Octopus Cosy 6 laun...
 
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Octopus Cosy 6 launched

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(@jamespa)
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Yes but...Octopus are an energy company so are in a position to manipulate price if it makes other technology choices easier.

And anyway the SCOP of 2.72 quoted is at FT65, at that FT what do you expect?  SCOP at 45 is 3.36, and 3.06 at 55, which is particularly interesting as 55C is the new max design temperature for CH system under building regs and also a FT where many retrofits would require few or no emitter upgrades.  All very reasonable IMHO.

 

This post was modified 1 month ago by JamesPa
This post was modified 1 month ago by Mars

   
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Toodles
(@toodles)
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@jamespa Those figures are indeed somewhat better! I wonder if the same design heat pump would be efficient at even lower temperature such as 30 - 35 or might we be in the realms of short cycling to accomplish this I wonder? I think their aim is compatibility with existing rads and no additional work being required though. As you imply, they may well have a new special tariff in mind for any OE heat pump installations. Regards, Toodles.

Toodles, 76 years young and hoping to see 100 and make some ROI on my renewable energy investment!


   
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(@jamespa)
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SCOP at 35 is quoted as 3.98, but from posts here and elsewhere I have the impression that Octopus are targeting conventional retrofits, so 35 may be a rarity.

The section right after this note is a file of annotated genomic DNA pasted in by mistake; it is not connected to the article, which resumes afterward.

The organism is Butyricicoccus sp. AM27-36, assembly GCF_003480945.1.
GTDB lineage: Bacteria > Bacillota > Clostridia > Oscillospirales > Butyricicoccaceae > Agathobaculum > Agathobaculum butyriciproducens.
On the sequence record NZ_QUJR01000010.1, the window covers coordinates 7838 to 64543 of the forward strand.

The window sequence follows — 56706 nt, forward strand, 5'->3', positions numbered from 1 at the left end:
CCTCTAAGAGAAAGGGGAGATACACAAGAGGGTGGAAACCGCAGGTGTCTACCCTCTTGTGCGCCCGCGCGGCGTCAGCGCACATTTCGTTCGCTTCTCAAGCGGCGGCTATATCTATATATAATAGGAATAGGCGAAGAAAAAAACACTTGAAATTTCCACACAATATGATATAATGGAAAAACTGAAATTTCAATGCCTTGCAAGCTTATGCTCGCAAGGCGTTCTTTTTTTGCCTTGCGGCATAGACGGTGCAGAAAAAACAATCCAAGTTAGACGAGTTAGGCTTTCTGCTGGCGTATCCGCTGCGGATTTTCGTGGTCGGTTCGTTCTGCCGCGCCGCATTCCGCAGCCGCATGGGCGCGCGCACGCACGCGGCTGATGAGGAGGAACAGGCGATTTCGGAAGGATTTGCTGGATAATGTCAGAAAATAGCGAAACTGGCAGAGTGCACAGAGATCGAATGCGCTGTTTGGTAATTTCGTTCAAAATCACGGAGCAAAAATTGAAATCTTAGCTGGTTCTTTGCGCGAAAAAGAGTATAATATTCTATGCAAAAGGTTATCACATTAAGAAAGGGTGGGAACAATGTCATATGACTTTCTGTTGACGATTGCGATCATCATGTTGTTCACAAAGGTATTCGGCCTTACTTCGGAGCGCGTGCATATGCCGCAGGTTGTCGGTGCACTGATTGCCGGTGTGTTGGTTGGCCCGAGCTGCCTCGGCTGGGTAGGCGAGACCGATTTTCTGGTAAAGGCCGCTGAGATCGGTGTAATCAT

I also have the impression from the literature that the Cosy comes with some (presumably remote) monitoring capability, so they are in a position to play quite sophisticated games with tariffs if they choose, particularly as they (presumably) know the house temperature.  The opportunities for data harvesting and clever tariffs (including total cost 'guarantees') are considerable here, and it does seem to be an Octopus 'thing' to explore this territory.

 

This post was modified 1 month ago by Mars

   
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(@judith)
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@jamespa I’m sure that makes total sense with new builds under modern building regs.

i am concerned about anyone in cold, drafty, poorly insulated rental properties. The landlord changes to a heat pump at minimal capital cost to them but then the poor tenant is let with a much higher heating bill. Outcome =more fuel poverty and campaigns (even more?) against heat pumps. 

6kW PV south-facing roof 9.5kWh Givenergy battery. MVHR. Investigating ASHP


   
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(@jamespa)
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Posted by: @judith

@jamespa I’m sure that makes total sense with new builds under modern building regs.

i am concerned about anyone in cold, drafty, poorly insulated rental properties. The landlord changes to a heat pump at minimal capital cost to them but then the poor tenant is let with a much higher heating bill. Outcome =more fuel poverty and campaigns (even more?) against heat pumps. 

I understand the risk, but unless you compel all heat pumps to be 16kW plus, the possibility of undersizing to save capital cost is always present.  That rule would make no sense technically, so we have to rely on the installer to assess the demand and suitability. 

The evidence suggests that installers tend to oversize not undersize and avoid many properties that are totally suitable, so I am not sure that the risk you are concerned about is material (and even if it were, how it could be mitigated without clobbering the whole market).

 

 


   
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